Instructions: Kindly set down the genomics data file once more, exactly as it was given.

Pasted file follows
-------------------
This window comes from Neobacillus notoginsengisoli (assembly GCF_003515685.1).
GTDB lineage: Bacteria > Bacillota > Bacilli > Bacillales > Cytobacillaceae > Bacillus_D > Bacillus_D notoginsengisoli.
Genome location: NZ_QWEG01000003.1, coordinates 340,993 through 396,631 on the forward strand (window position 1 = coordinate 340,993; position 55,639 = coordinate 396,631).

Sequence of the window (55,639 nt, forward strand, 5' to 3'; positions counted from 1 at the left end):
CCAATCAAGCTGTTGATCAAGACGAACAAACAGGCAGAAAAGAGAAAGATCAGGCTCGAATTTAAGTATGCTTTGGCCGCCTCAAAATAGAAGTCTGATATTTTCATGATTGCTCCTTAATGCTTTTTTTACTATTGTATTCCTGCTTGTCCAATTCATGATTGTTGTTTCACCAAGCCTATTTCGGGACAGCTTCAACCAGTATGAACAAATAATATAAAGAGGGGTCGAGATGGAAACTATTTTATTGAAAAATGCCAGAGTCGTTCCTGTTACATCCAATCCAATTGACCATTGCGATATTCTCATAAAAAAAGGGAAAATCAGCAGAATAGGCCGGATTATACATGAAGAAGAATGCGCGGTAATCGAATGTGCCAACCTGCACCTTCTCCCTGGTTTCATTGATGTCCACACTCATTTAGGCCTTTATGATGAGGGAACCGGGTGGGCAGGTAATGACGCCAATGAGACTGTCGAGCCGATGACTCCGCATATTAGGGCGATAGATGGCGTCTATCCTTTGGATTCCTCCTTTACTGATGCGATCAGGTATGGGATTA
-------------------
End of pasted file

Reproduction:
This window comes from Neobacillus notoginsengisoli (assembly GCF_003515685.1).
GTDB lineage: Bacteria > Bacillota > Bacilli > Bacillales > Cytobacillaceae > Bacillus_D > Bacillus_D notoginsengisoli.
Genome location: NZ_QWEG01000003.1, coordinates 340,993 through 396,631 on the forward strand (window position 1 = coordinate 340,993; position 55,639 = coordinate 396,631).

Sequence of the window (55,639 nt, forward strand, 5' to 3'; positions counted from 1 at the left end):
CCAATCAAGCTGTTGATCAAGACGAACAAACAGGCAGAAAAGAGAAAGATCAGGCTCGAATTTAAGTATGCTTTGGCCGCCTCAAAATAGAAGTCTGATATTTTCATGATTGCTCCTTAATGCTTTTTTTACTATTGTATTCCTGCTTGTCCAATTCATGATTGTTGTTTCACCAAGCCTATTTCGGGACAGCTTCAACCAGTATGAACAAATAATATAAAGAGGGGTCGAGATGGAAACTATTTTATTGAAAAATGCCAGAGTCGTTCCTGTTACATCCAATCCAATTGACCATTGCGATATTCTCATAAAAAAAGGGAAAATCAGCAGAATAGGCCGGATTATACATGAAGAAGAATGCGCGGTAATCGAATGTGCCAACCTGCACCTTCTCCCTGGTTTCATTGATGTCCACACTCATTTAGGCCTTTATGATGAGGGAACCGGGTGGGCAGGTAATGACGCCAATGAGACTGTCGAGCCGATGACTCCGCATATTAGGGCGATAGATGGCGTCTATCCTTTGGATTCCTCCTTTACTGATGCGATCAGGTATGGGATTA